Barchester Towers

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Oxford University Press, 1996 - Fiction - 328 pages
35 Reviews
Barchester Towers (1857) is the second of the six Chronicles of Barsetshire, the work in which, after a ten years' apprenticeship, Trollope finally found his distinctive voice. In this his most popular novel, the chronicler continues the story of Mr. Harding and his daughter Eleanor, begun in The Warden, adding to his cast of characters that oily symbol of 'progress' Mr. Slope, the hen-pecked Dr. Proudie, and the amiable and breezy Stanhope family. Love, mammon, clerical in-fighting and promotion again figure prominently and comically, all centred on the magnificently imagined cathedral city of Barchester. The central questions of this moral comedy - Who will be warden? Who will be dean? Who will marry Eleanor? - are skilfully handled with the subtlety of ironic observation that has won Trollope such a wide and appreciative readership over the last 140 years. For this new edition, John Sutherland has contributed an introduction and extensive notes, as well as a chronology of the novel's composition and current events, and a note on Trollopian names.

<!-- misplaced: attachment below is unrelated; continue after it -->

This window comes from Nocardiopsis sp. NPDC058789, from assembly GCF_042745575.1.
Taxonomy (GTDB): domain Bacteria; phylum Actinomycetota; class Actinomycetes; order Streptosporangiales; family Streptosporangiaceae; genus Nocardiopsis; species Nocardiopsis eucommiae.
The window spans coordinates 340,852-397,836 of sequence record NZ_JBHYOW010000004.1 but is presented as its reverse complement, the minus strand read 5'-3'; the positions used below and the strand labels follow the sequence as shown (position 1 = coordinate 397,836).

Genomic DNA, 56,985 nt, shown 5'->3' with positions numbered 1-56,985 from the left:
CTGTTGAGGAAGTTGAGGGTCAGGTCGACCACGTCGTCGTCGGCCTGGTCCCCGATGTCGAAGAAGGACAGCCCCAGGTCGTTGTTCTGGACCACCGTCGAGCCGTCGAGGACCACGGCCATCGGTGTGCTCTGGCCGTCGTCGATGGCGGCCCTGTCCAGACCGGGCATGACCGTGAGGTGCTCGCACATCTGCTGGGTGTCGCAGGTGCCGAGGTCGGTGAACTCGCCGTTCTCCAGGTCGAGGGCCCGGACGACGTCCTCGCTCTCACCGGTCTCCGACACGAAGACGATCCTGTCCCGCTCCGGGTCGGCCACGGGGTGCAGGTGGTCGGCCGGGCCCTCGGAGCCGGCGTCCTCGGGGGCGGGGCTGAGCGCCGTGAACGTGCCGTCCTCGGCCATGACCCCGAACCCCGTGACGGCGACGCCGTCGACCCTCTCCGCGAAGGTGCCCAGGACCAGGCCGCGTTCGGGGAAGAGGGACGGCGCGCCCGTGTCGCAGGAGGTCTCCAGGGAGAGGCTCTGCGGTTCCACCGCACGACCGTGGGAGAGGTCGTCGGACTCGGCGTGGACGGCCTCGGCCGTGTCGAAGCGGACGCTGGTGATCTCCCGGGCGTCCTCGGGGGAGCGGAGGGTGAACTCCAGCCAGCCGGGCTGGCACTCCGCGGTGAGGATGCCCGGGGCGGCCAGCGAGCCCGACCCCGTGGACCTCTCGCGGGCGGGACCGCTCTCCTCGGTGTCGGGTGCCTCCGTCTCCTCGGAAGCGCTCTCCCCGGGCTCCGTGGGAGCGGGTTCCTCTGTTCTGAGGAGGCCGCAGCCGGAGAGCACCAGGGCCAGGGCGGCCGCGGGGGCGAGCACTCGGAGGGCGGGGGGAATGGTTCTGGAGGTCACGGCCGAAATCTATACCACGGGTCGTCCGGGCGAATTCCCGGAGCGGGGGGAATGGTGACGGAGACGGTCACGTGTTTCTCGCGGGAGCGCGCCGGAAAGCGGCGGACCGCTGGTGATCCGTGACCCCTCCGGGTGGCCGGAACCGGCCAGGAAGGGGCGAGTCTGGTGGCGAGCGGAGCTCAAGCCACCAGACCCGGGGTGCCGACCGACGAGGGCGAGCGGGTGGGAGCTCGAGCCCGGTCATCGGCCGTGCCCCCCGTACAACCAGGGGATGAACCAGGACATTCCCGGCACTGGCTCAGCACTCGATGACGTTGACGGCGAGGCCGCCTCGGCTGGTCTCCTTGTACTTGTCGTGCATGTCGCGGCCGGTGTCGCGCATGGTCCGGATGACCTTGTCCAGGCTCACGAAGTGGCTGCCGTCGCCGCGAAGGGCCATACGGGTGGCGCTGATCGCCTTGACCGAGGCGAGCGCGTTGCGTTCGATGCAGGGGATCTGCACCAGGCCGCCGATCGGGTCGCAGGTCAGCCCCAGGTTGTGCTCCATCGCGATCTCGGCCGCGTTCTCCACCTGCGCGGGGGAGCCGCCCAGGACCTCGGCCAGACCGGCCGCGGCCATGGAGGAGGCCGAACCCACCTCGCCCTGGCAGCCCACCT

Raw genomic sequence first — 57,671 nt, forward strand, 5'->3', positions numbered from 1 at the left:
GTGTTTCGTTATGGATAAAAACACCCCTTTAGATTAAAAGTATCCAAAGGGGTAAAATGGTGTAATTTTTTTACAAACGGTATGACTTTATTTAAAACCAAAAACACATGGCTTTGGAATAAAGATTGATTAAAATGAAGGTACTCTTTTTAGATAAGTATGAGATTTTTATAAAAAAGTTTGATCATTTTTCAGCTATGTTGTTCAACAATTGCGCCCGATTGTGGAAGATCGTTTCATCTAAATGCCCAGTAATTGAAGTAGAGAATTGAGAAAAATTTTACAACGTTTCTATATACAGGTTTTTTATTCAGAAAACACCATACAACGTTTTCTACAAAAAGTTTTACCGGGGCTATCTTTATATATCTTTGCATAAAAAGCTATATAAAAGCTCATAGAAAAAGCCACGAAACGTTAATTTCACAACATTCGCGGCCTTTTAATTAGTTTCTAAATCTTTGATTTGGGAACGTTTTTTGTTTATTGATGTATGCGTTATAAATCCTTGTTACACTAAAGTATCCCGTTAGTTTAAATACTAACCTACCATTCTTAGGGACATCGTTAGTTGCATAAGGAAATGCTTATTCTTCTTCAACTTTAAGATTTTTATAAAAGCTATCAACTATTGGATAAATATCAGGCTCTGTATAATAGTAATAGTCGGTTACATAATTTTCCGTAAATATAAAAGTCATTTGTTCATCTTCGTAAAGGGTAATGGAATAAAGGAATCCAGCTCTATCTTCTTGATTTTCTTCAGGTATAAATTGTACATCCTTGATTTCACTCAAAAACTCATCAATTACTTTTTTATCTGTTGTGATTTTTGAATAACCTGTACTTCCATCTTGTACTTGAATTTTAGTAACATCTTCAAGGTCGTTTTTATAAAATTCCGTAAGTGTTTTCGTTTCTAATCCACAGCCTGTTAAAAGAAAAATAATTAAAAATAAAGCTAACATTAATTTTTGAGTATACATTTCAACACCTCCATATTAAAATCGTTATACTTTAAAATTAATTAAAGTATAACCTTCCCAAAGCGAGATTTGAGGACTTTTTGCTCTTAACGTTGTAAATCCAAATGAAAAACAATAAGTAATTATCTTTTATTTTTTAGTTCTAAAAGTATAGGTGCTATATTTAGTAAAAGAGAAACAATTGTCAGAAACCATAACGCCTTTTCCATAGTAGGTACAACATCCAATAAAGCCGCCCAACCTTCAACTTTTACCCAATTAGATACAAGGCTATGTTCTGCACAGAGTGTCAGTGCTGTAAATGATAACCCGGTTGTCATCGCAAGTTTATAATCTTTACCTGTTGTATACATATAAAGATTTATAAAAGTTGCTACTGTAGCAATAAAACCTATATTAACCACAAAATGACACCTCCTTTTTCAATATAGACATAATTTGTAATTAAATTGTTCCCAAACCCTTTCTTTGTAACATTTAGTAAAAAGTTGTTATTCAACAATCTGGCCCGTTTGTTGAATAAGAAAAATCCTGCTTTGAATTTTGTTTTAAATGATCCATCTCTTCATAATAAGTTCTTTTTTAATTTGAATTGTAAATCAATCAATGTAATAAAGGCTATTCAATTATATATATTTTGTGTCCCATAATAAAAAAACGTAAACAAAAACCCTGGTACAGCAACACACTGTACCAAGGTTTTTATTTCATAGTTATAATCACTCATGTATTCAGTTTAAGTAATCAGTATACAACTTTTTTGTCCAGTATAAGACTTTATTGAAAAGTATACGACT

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LibraryThing Review

User Review  - JBD1 - LibraryThing

After The Warden, another excellent visit to Barsetshire, and another book I had a difficult time putting down. Trollope improves here on his gentle wittiness, absolutely delightful small-scale ... Read full review

LibraryThing Review

User Review  - Hagelstein - LibraryThing

The action, as it is, starts with the death of a bishop of The Church England in “the cathedral city of Barchester” in “the latter days of July in the year 185-.” The equilibrium thus upset, a new ... Read full review

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About the author (1996)


John Sutherland is Lord Northcliffe Professor of Modern English Literature at University College London. He is the editor of numerous works in World's Classics and is Associate Editor of the Oxford Popular Fiction series.

Sutherland's latest book, Is Heathcliff a Murderer?, in which he investigates 34 puzzles in nineteenth-century fiction, is to be published in World's Classics in April 1996.

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